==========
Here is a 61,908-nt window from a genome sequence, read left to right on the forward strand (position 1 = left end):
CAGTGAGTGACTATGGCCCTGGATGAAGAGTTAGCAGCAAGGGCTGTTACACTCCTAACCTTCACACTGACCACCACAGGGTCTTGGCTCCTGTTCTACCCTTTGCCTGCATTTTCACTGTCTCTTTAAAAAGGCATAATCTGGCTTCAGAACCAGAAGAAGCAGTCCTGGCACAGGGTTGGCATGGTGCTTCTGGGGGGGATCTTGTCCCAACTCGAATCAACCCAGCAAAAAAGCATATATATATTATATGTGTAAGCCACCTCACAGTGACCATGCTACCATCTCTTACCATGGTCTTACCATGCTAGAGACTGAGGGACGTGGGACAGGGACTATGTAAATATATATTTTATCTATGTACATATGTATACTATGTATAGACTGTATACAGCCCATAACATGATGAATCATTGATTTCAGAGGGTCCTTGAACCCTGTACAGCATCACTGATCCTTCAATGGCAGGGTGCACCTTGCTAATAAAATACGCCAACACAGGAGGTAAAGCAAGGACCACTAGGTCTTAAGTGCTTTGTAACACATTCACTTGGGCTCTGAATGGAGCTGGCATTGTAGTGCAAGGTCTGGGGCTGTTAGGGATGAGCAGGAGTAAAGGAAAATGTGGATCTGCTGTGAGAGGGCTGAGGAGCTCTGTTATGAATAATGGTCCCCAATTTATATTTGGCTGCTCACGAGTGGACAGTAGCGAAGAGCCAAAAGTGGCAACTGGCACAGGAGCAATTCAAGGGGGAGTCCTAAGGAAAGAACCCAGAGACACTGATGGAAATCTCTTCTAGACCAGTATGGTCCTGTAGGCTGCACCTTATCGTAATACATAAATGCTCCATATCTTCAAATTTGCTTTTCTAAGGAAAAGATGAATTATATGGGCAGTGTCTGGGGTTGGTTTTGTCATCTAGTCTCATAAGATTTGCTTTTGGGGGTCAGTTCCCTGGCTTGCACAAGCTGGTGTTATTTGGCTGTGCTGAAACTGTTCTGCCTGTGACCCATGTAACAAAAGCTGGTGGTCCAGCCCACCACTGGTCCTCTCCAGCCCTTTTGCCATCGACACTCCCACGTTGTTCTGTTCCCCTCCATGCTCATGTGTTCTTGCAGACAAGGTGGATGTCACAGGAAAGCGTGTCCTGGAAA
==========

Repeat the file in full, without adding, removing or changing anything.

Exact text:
Here is a 61,908-nt window from a genome sequence, read left to right on the forward strand (position 1 = left end):
CAGTGAGTGACTATGGCCCTGGATGAAGAGTTAGCAGCAAGGGCTGTTACACTCCTAACCTTCACACTGACCACCACAGGGTCTTGGCTCCTGTTCTACCCTTTGCCTGCATTTTCACTGTCTCTTTAAAAAGGCATAATCTGGCTTCAGAACCAGAAGAAGCAGTCCTGGCACAGGGTTGGCATGGTGCTTCTGGGGGGGATCTTGTCCCAACTCGAATCAACCCAGCAAAAAAGCATATATATATTATATGTGTAAGCCACCTCACAGTGACCATGCTACCATCTCTTACCATGGTCTTACCATGCTAGAGACTGAGGGACGTGGGACAGGGACTATGTAAATATATATTTTATCTATGTACATATGTATACTATGTATAGACTGTATACAGCCCATAACATGATGAATCATTGATTTCAGAGGGTCCTTGAACCCTGTACAGCATCACTGATCCTTCAATGGCAGGGTGCACCTTGCTAATAAAATACGCCAACACAGGAGGTAAAGCAAGGACCACTAGGTCTTAAGTGCTTTGTAACACATTCACTTGGGCTCTGAATGGAGCTGGCATTGTAGTGCAAGGTCTGGGGCTGTTAGGGATGAGCAGGAGTAAAGGAAAATGTGGATCTGCTGTGAGAGGGCTGAGGAGCTCTGTTATGAATAATGGTCCCCAATTTATATTTGGCTGCTCACGAGTGGACAGTAGCGAAGAGCCAAAAGTGGCAACTGGCACAGGAGCAATTCAAGGGGGAGTCCTAAGGAAAGAACCCAGAGACACTGATGGAAATCTCTTCTAGACCAGTATGGTCCTGTAGGCTGCACCTTATCGTAATACATAAATGCTCCATATCTTCAAATTTGCTTTTCTAAGGAAAAGATGAATTATATGGGCAGTGTCTGGGGTTGGTTTTGTCATCTAGTCTCATAAGATTTGCTTTTGGGGGTCAGTTCCCTGGCTTGCACAAGCTGGTGTTATTTGGCTGTGCTGAAACTGTTCTGCCTGTGACCCATGTAACAAAAGCTGGTGGTCCAGCCCACCACTGGTCCTCTCCAGCCCTTTTGCCATCGACACTCCCACGTTGTTCTGTTCCCCTCCATGCTCATGTGTTCTTGCAGACAAGGTGGATGTCACAGGAAAGCGTGTCCTGGAAA